Treatment time with invisible teeth aligners is based on how much the teeth need to be moved or rotated. Avoiding “metal mouth” isn’t the only reason to choose a clear aligner. Unlike braces, aligners can be removed, making it easier to brush and floss well; that helps maintain better overall oral health.
The braces may consist of bands, wires, and other fixed or removable corrective appliances. They work by applying continuous pressure over a period of time to slowly move teeth in a specific direction. As the teeth move, the bone changes shape as pressure is applied.
The time required for braces varies from person to person, depending on the severity of the problem; the amount of room available; the distance the teeth must travel; the health of the teeth, gums, and supporting bone; and how closely the patient follows instructions. On average, however, once the braces are put on, they usually remain in place for one to three years. After braces are removed, most patients will need to wear a retainer all the time for the first six months, then only during sleep for some years.
Your visits to our orthodontist will be only once a month in order to make sure the braces are exerting steady pressure on the teeth.
Root Canal Treatment
A root canal is a treatment used to repair and save a tooth that is badly decayed or becomes infected. During a root canal procedure, the nerve and pulp are removed and the inside of the tooth is cleaned and sealed.
Without treatment, the tissue surrounding the tooth will become infected and abscesses may form.
Root canal is the term used to describe the natural cavity within the center of the tooth. The pulp or pulp chamber is the soft area within the root canal. The tooth's nerve lies within the root canal.
After completion of your root canal treatment permanent filling or a crown is bonded.
Gingival Diseases Treatments
There are a variety of treatments for gingival diseases depending on the stage of disease, how you may have responded to earlier treatments, and your overall health.
Treatments range from nonsurgical therapies that control bacterial growth to surgery to restore supportive tissues including Professional dental cleaning, Scaling and Root planing to surgical therapies of Flap surgery, Bone grafts, soft tissue grafts, Guided tissue regeneration and Bone surgery.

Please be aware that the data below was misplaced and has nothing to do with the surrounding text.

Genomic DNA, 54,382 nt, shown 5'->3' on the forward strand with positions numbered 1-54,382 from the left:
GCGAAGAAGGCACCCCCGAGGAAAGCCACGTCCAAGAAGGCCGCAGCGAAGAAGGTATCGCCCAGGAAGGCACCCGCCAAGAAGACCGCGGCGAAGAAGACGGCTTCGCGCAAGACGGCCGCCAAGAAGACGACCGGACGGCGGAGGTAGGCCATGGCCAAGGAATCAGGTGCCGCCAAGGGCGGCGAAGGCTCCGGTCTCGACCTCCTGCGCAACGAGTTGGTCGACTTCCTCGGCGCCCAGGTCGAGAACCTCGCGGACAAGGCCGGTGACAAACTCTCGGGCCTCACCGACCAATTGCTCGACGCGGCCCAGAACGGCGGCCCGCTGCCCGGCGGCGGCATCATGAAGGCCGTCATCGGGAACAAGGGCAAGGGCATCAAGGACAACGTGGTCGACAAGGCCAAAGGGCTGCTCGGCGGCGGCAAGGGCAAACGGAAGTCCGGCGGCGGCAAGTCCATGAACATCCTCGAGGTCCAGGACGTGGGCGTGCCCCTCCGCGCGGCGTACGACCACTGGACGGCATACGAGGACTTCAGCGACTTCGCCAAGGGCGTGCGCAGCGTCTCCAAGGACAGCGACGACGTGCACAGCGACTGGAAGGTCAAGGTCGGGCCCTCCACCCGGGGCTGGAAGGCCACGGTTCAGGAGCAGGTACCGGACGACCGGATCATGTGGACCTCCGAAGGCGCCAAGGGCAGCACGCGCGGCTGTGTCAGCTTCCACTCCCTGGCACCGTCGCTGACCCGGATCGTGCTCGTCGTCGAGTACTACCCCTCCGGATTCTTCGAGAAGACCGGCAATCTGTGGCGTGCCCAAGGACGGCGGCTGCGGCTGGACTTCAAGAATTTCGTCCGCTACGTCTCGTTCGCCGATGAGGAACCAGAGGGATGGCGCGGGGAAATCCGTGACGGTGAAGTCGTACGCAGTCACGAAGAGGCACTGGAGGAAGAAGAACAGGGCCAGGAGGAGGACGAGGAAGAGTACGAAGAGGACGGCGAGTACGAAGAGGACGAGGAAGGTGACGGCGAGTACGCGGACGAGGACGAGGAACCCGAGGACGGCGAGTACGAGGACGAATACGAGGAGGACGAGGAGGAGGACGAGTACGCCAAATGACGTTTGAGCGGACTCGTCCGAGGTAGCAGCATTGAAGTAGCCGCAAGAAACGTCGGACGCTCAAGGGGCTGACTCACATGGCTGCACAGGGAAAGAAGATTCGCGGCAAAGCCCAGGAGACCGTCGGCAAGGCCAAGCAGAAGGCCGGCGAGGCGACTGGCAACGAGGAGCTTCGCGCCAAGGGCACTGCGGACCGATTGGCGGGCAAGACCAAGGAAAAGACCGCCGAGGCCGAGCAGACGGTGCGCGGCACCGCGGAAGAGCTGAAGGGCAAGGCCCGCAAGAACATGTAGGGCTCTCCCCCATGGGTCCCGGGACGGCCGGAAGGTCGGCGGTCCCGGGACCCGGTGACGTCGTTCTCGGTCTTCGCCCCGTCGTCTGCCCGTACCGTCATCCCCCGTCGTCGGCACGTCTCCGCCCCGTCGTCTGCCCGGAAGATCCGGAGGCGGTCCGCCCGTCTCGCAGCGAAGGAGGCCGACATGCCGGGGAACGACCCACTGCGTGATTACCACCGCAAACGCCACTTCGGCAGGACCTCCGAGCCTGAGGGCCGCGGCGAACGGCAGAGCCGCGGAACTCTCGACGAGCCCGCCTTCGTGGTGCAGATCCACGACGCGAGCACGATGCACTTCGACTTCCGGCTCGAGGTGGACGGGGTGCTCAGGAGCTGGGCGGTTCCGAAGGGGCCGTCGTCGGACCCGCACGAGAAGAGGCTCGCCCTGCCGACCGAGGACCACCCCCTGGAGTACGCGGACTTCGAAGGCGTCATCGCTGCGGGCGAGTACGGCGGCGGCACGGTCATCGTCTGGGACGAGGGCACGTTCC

Not only can gingival recession make your teeth look long, it can lead to serious dental problems such as decay and tooth loss. Gingival recession may also be a sign of periodontal disease, the deterioration of the supporting structures of the teeth (gingiva and bone).
This cosmetic dental procedure can even out an uneven gum line.
Gingival Tissue Graft
A gingival graft may be necessary to protect your teeth from the damaging effects of gingival recession, or you may choose to have one to improve the appearance of your smile.
Gingival recession is the process in which the tissue that surrounds the teeth pulls away from a tooth, exposing more of the tooth or the root. This can cause damage to supporting bone. Gingival recession is a common dental problem; it affects 4% to 12% of adults and often goes unnoticed until it becomes more severe.
A gingival tissue tissue graft surgery may be needed to treat this recession.
A tooth that is severely damaged may need to be removed. Removing a tooth is necessary when decay or an abscessed tooth is so severe that no other treatment will cure the infection.
Mouth guards should also be used by anyone who play contact sports such as football, boxing, basketball or any activity that might pose a risk of injury to the mouth.